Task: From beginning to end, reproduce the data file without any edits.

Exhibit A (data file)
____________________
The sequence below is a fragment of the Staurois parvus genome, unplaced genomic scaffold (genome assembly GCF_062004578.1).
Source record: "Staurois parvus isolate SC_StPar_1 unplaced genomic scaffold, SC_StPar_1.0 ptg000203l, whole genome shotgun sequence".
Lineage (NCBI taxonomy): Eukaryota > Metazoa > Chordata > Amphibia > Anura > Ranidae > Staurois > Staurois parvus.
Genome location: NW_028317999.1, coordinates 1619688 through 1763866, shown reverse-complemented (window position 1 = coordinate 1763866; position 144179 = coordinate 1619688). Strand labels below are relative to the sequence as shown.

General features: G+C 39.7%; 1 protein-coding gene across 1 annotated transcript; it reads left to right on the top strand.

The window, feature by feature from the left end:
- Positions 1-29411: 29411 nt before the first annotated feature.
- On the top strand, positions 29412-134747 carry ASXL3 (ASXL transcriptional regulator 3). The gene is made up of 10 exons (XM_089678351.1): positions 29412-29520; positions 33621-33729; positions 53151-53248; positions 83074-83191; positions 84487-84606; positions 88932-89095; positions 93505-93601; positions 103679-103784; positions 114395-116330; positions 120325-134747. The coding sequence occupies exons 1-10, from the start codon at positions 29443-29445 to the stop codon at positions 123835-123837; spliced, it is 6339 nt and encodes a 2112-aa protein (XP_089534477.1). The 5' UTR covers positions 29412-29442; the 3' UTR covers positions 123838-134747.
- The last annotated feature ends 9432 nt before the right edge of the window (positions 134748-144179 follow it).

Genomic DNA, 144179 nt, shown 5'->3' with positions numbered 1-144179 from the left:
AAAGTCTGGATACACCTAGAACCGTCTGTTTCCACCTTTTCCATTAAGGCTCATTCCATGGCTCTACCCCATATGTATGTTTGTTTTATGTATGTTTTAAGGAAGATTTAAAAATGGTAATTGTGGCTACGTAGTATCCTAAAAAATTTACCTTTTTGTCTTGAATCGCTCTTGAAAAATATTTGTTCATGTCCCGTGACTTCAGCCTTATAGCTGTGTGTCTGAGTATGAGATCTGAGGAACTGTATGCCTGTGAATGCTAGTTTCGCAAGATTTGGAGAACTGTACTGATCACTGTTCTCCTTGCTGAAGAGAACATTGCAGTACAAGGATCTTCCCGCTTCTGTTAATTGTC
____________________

The sequence below is a fragment of the Staurois parvus genome, unplaced genomic scaffold (genome assembly GCF_062004578.1).
Source record: "Staurois parvus isolate SC_StPar_1 unplaced genomic scaffold, SC_StPar_1.0 ptg000203l, whole genome shotgun sequence".
Lineage (NCBI taxonomy): Eukaryota > Metazoa > Chordata > Amphibia > Anura > Ranidae > Staurois > Staurois parvus.
Genome location: NW_028317999.1, coordinates 1619688 through 1763866, shown reverse-complemented (window position 1 = coordinate 1763866; position 144179 = coordinate 1619688). Strand labels below are relative to the sequence as shown.

General features: G+C 39.7%; 1 protein-coding gene across 1 annotated transcript; it reads left to right on the top strand.

The window, feature by feature from the left end:
- Positions 1-29411: 29411 nt before the first annotated feature.
- On the top strand, positions 29412-134747 carry ASXL3 (ASXL transcriptional regulator 3). The gene is made up of 10 exons (XM_089678351.1): positions 29412-29520; positions 33621-33729; positions 53151-53248; positions 83074-83191; positions 84487-84606; positions 88932-89095; positions 93505-93601; positions 103679-103784; positions 114395-116330; positions 120325-134747. The coding sequence occupies exons 1-10, from the start codon at positions 29443-29445 to the stop codon at positions 123835-123837; spliced, it is 6339 nt and encodes a 2112-aa protein (XP_089534477.1). The 5' UTR covers positions 29412-29442; the 3' UTR covers positions 123838-134747.
- The last annotated feature ends 9432 nt before the right edge of the window (positions 134748-144179 follow it).

Genomic DNA, 144179 nt, shown 5'->3' with positions numbered 1-144179 from the left:
AAAGTCTGGATACACCTAGAACCGTCTGTTTCCACCTTTTCCATTAAGGCTCATTCCATGGCTCTACCCCATATGTATGTTTGTTTTATGTATGTTTTAAGGAAGATTTAAAAATGGTAATTGTGGCTACGTAGTATCCTAAAAAATTTACCTTTTTGTCTTGAATCGCTCTTGAAAAATATTTGTTCATGTCCCGTGACTTCAGCCTTATAGCTGTGTGTCTGAGTATGAGATCTGAGGAACTGTATGCCTGTGAATGCTAGTTTCGCAAGATTTGGAGAACTGTACTGATCACTGTTCTCCTTGCTGAAGAGAACATTGCAGTACAAGGATCTTCCCGCTTCTGTTAATTGTC